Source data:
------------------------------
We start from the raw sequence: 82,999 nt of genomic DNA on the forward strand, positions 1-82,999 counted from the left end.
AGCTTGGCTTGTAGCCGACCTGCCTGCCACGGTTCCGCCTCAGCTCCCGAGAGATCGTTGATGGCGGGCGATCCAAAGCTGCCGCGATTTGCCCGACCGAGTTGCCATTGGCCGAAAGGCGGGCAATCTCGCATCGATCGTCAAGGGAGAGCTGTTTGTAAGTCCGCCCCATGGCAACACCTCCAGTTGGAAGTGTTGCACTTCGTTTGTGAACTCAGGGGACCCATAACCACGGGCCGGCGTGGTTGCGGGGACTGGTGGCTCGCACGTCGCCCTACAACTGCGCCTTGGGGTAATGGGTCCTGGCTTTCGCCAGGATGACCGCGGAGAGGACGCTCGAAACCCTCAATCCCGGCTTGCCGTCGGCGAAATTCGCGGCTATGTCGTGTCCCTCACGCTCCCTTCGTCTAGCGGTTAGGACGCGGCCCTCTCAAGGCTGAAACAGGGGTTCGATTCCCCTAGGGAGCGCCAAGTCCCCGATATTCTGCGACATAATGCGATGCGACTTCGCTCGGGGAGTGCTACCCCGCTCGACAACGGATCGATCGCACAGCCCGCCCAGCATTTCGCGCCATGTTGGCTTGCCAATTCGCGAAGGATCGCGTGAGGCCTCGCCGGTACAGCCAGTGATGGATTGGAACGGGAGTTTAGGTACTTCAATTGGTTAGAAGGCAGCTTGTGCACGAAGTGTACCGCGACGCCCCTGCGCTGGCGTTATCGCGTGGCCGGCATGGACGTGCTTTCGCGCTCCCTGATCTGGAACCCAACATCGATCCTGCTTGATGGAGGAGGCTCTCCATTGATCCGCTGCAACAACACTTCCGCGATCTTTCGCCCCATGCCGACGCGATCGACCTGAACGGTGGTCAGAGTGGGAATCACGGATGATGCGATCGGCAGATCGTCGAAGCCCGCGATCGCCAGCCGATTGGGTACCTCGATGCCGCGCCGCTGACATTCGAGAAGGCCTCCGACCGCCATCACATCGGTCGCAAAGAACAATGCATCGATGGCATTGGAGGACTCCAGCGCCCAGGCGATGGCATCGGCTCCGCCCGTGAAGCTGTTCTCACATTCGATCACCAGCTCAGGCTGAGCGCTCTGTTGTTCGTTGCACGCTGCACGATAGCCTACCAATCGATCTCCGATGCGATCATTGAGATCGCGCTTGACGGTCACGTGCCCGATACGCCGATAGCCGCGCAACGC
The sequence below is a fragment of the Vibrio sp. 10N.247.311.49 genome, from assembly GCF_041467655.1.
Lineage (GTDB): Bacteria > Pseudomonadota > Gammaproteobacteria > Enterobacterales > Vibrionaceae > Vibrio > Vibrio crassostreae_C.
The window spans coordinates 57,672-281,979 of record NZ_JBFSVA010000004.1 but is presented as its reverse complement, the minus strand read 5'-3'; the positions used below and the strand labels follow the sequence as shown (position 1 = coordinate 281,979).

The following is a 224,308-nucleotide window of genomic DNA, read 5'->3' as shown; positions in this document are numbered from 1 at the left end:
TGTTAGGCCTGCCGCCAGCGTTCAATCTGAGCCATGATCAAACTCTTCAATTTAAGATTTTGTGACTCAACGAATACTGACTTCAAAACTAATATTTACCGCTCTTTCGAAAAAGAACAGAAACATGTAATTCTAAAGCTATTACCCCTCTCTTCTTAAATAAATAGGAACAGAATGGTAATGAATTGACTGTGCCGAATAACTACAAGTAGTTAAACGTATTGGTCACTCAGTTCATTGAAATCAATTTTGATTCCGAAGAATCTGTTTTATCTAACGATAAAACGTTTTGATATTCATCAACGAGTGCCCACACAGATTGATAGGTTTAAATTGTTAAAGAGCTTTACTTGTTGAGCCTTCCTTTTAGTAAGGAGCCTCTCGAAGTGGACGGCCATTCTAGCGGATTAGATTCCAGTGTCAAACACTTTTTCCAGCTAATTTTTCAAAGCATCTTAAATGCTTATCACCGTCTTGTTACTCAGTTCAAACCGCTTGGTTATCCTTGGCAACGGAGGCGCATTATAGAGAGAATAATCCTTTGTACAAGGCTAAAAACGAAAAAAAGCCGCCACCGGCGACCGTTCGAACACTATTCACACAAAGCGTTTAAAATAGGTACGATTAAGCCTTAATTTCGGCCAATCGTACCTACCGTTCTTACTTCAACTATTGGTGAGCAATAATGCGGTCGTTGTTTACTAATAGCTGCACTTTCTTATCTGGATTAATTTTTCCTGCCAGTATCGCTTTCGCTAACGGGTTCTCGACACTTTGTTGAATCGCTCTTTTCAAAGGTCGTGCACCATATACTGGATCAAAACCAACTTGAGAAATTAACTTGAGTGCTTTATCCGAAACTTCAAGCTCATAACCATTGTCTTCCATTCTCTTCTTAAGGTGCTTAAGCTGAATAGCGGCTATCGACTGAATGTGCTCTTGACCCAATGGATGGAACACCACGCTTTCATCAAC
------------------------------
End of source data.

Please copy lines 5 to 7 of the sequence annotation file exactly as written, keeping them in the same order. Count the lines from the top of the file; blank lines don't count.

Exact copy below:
The window spans coordinates 57,672-281,979 of record NZ_JBFSVA010000004.1 but is presented as its reverse complement, the minus strand read 5'-3'; the positions used below and the strand labels follow the sequence as shown (position 1 = coordinate 281,979).

The following is a 224,308-nucleotide window of genomic DNA, read 5'->3' as shown; positions in this document are numbered from 1 at the left end:
TGTTAGGCCTGCCGCCAGCGTTCAATCTGAGCCATGATCAAACTCTTCAATTTAAGATTTTGTGACTCAACGAATACTGACTTCAAAACTAATATTTACCGCTCTTTCGAAAAAGAACAGAAACATGTAATTCTAAAGCTATTACCCCTCTCTTCTTAAATAAATAGGAACAGAATGGTAATGAATTGACTGTGCCGAATAACTACAAGTAGTTAAACGTATTGGTCACTCAGTTCATTGAAATCAATTTTGATTCCGAAGAATCTGTTTTATCTAACGATAAAACGTTTTGATATTCATCAACGAGTGCCCACACAGATTGATAGGTTTAAATTGTTAAAGAGCTTTACTTGTTGAGCCTTCCTTTTAGTAAGGAGCCTCTCGAAGTGGACGGCCATTCTAGCGGATTAGATTCCAGTGTCAAACACTTTTTCCAGCTAATTTTTCAAAGCATCTTAAATGCTTATCACCGTCTTGTTACTCAGTTCAAACCGCTTGGTTATCCTTGGCAACGGAGGCGCATTATAGAGAGAATAATCCTTTGTACAAGGCTAAAAACGAAAAAAAGCCGCCACCGGCGACCGTTCGAACACTATTCACACAAAGCGTTTAAAATAGGTACGATTAAGCCTTAATTTCGGCCAATCGTACCTACCGTTCTTACTTCAACTATTGGTGAGCAATAATGCGGTCGTTGTTTACTAATAGCTGCACTTTCTTATCTGGATTAATTTTTCCTGCCAGTATCGCTTTCGCTAACGGGTTCTCGACACTTTGTTGAATCGCTCTTTTCAAAGGTCGTGCACCATATACTGGATCAAAACCAACTTGAGAAATTAACTTGAGTGCTTTATCCGAAACTTCAAGCTCATAACCATTGTCTTCCATTCTCTTCTTAAGGTGCTTAAGCTGAATAGCGGCTATCGACTGAATGTGCTCTTGACCCAATGGATGGAACACCACGCTTTCATCAAC